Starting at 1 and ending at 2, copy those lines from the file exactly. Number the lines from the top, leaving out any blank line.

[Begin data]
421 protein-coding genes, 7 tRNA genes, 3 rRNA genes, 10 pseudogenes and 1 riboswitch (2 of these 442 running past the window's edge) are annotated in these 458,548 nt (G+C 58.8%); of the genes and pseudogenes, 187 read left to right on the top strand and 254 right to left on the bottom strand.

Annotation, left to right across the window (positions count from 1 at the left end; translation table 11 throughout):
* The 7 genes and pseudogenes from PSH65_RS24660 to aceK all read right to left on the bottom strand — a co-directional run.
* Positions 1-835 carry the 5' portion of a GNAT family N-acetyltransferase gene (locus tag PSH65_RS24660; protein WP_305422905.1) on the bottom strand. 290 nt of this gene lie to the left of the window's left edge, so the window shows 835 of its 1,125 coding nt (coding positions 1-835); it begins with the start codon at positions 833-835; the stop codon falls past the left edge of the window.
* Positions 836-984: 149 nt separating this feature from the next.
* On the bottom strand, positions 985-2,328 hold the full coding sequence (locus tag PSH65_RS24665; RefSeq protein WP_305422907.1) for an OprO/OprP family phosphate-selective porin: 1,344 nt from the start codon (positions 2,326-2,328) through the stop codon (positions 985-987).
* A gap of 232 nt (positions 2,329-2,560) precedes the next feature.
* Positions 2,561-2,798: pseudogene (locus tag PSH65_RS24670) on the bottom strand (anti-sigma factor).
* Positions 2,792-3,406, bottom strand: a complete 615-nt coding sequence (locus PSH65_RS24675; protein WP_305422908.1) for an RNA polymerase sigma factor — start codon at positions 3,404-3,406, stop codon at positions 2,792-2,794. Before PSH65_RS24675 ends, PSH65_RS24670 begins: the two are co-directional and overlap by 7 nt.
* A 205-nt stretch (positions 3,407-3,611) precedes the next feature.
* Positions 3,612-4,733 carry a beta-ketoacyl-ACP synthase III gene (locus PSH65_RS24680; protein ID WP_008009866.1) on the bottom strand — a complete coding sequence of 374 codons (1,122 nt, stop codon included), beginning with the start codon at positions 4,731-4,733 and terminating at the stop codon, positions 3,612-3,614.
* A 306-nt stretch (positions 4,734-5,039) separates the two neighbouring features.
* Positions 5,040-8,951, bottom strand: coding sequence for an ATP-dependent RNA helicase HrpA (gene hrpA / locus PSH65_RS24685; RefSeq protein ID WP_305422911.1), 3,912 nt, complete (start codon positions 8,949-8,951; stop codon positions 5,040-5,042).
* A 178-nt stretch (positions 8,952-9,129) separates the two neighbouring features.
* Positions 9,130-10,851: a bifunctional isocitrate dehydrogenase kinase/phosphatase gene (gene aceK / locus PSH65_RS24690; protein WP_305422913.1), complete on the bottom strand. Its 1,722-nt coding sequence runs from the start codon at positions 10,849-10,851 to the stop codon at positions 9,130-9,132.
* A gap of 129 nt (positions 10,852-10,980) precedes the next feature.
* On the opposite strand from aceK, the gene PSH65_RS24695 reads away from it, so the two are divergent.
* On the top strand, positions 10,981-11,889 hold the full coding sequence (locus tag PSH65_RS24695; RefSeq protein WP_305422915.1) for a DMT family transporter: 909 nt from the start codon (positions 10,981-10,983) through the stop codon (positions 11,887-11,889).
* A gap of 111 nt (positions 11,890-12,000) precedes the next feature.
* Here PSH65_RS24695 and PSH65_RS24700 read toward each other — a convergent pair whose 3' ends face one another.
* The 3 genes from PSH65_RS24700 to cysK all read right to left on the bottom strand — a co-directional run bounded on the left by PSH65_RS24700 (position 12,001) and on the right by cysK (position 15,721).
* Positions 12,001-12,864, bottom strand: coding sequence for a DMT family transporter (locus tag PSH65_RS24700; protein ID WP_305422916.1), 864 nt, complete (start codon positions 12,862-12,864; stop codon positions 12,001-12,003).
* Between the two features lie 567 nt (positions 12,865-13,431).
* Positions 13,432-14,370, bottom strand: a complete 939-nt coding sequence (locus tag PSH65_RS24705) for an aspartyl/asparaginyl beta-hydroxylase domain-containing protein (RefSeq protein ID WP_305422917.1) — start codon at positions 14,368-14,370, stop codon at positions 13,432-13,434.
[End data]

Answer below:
421 protein-coding genes, 7 tRNA genes, 3 rRNA genes, 10 pseudogenes and 1 riboswitch (2 of these 442 running past the window's edge) are annotated in these 458,548 nt (G+C 58.8%); of the genes and pseudogenes, 187 read left to right on the top strand and 254 right to left on the bottom strand.

Annotation, left to right across the window (positions count from 1 at the left end; translation table 11 throughout):